Of the top 250 domestic grossing films released in 2009, women comprised 16% of all directors, executive producers, producers, writers, cinematographers, and editors. This is 3 percent less than 2001. The numbers break down as follows: women directed only 7%; wrote only 8%, were only17% of all executive producers, were only 23% of all producers, 18% of all editors and only 2% of all cinematographers.
It’s not as if women don’t spend money at the movies. In fact in 2009, women bought 55% of all movie tickets. And films by women do make money. According to study done by the Center for Study of Women in TV (which also accounted for the above stats) “when women and men filmmakers have similar budgets for their films, the resulting box office grosses are also similar. In other words, the sex of filmmakers does not determine box office grosses.”
Melissa Silverstein of Women & Hollywood will be moderating a panel at USC entitled Women in Entertainment.
Event Location: Taper Hall of Humanities (THH) Room 102., University of Southern California
Event Time: Wednesday, September 22, 2010 at 8:00 PM
This year we witnessed the first female recipient of the Academy Award for Best Director, Kathryn Bigelow. While it may seem to the outside world that women have broken through the entertainment industry’s glass ceiling, we know that women continue to be largely underrepresented in all areas of the business.
Women still have a long way to go to achieve parity. This panel will talk with women who work in the business about issues facing women and what changes can be made towards getting more women at all levels of the business.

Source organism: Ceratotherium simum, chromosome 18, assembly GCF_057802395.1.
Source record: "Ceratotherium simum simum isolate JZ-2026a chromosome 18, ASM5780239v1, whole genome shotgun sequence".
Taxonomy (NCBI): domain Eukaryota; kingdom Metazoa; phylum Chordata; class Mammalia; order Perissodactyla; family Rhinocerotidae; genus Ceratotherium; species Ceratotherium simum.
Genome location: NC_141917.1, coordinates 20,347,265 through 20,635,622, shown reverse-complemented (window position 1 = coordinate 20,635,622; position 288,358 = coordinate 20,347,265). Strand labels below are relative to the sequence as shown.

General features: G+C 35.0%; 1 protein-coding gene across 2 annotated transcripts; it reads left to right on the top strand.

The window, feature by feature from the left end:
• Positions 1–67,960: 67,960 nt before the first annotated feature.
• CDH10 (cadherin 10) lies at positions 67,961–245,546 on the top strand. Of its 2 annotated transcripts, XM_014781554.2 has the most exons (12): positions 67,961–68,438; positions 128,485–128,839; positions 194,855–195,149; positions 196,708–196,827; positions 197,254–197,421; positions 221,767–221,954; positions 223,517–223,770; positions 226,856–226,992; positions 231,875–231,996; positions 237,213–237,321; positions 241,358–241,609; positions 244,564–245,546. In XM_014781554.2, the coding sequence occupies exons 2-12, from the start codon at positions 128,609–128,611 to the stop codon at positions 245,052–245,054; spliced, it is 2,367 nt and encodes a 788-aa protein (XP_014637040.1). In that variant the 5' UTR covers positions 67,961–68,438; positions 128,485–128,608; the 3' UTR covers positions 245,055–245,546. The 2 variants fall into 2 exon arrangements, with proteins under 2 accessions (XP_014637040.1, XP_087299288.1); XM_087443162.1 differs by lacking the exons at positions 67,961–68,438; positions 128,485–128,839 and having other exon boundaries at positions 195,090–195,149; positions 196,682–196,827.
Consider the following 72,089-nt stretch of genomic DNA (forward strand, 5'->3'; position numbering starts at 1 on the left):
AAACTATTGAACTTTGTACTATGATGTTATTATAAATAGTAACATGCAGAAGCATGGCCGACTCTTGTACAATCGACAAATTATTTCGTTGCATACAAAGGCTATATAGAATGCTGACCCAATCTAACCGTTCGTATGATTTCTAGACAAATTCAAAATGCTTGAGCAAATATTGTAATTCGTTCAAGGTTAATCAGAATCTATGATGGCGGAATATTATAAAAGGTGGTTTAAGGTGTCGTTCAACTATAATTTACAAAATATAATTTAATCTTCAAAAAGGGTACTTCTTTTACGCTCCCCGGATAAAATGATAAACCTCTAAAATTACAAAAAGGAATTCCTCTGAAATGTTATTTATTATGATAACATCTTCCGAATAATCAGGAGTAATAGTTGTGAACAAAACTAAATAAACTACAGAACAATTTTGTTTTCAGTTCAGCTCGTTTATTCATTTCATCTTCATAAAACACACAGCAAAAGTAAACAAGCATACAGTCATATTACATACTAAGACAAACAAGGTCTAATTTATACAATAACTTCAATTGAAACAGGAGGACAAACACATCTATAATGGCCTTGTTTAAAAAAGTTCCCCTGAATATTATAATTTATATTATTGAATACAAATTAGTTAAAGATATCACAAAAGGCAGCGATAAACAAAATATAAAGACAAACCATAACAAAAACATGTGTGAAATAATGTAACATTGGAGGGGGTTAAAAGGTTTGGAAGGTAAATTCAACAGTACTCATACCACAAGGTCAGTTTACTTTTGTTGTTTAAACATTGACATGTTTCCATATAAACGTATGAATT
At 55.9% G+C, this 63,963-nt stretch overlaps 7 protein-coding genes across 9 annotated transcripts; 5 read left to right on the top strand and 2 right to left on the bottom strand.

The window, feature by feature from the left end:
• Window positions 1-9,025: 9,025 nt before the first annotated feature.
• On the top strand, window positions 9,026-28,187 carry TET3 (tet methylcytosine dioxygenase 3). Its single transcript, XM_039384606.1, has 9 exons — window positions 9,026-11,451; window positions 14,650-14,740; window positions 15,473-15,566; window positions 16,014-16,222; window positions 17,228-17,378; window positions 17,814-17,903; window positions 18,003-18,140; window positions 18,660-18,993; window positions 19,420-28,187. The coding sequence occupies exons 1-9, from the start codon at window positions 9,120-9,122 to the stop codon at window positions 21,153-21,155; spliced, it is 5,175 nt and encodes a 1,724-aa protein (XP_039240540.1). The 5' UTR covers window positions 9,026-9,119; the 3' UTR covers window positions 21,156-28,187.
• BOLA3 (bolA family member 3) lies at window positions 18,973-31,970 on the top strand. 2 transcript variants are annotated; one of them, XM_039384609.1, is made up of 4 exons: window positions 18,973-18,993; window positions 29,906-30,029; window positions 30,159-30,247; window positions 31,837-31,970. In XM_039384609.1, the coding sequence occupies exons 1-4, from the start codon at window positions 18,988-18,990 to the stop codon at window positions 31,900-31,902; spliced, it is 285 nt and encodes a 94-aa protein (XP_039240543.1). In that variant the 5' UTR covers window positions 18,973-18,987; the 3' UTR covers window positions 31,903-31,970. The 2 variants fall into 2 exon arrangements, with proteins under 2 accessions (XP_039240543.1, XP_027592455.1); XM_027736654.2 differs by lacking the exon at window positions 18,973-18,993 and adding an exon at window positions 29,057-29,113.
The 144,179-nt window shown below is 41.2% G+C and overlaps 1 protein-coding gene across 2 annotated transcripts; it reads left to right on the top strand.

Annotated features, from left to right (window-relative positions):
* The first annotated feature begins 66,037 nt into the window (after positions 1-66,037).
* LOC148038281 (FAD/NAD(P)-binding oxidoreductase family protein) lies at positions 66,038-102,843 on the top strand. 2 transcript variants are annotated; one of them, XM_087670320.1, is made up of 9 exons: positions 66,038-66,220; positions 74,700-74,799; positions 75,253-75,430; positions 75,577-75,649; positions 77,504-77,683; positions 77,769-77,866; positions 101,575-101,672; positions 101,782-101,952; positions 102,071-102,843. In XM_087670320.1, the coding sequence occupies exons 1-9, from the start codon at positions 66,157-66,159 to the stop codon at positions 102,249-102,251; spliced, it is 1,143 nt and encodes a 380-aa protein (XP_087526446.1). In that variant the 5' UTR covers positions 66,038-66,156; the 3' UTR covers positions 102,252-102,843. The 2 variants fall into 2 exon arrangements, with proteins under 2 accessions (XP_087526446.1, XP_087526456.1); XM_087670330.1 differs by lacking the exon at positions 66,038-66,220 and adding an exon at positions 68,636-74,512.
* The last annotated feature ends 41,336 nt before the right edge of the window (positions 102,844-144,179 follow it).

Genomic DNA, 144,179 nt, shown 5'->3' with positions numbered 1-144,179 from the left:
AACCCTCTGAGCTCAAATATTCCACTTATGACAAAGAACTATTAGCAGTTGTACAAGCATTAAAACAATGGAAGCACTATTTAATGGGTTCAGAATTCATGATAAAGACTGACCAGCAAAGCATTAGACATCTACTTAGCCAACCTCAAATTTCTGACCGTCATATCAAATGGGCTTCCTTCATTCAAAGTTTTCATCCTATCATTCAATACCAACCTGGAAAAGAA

Melissa Silverstein, Founder, Women & Hollywood
Melissa Silverstein is a writer, blogger and marketing consultant. She is an expert in the area of social media regarding women and Hollywood. She is the founder and editor of Women & Hollywood which is at the intersection of feminism and entertainment. She has been featured on CNN as well as in Newsweek, Salon, Chicago Tribune, Washington Post, NY Times, and many other publications. In 2010, Melissa was named one of 10 film critics to follow on twitter by Flavorwire. In 2008, it was named by More Magazine as one of the “blogs to watch,” and in 2009, it was named “Best Hollywood blog” by totalfilm.com. She is currently producing and creating the Athena Film Festival at Barnard College in NYC which will celebrate women’s leadership. The Festival will launch in February 2011.
Melissa Daykin, Creative Executive, Mandalay Motion Pictures
Melissa comes to Mandalay after three years at Miramax Films, where she began working for then President of Production Keri Putnam and was promoted to Creative Executive in 2009. Prior to Miramax, Melissa worked in the motion picture literature department at Creative Artists Agency and in music management and public relations at The Firm. An Iowa native, Melissa fell in love with film after visiting the set of FIELD OF DREAMS while it was shooting in her hometown of Dubuque. After graduating from the University of Iowa with a BA in Film Studies, Melissa moved to Los Angeles where she currently resides with her husband.
Emily Abt, writer/director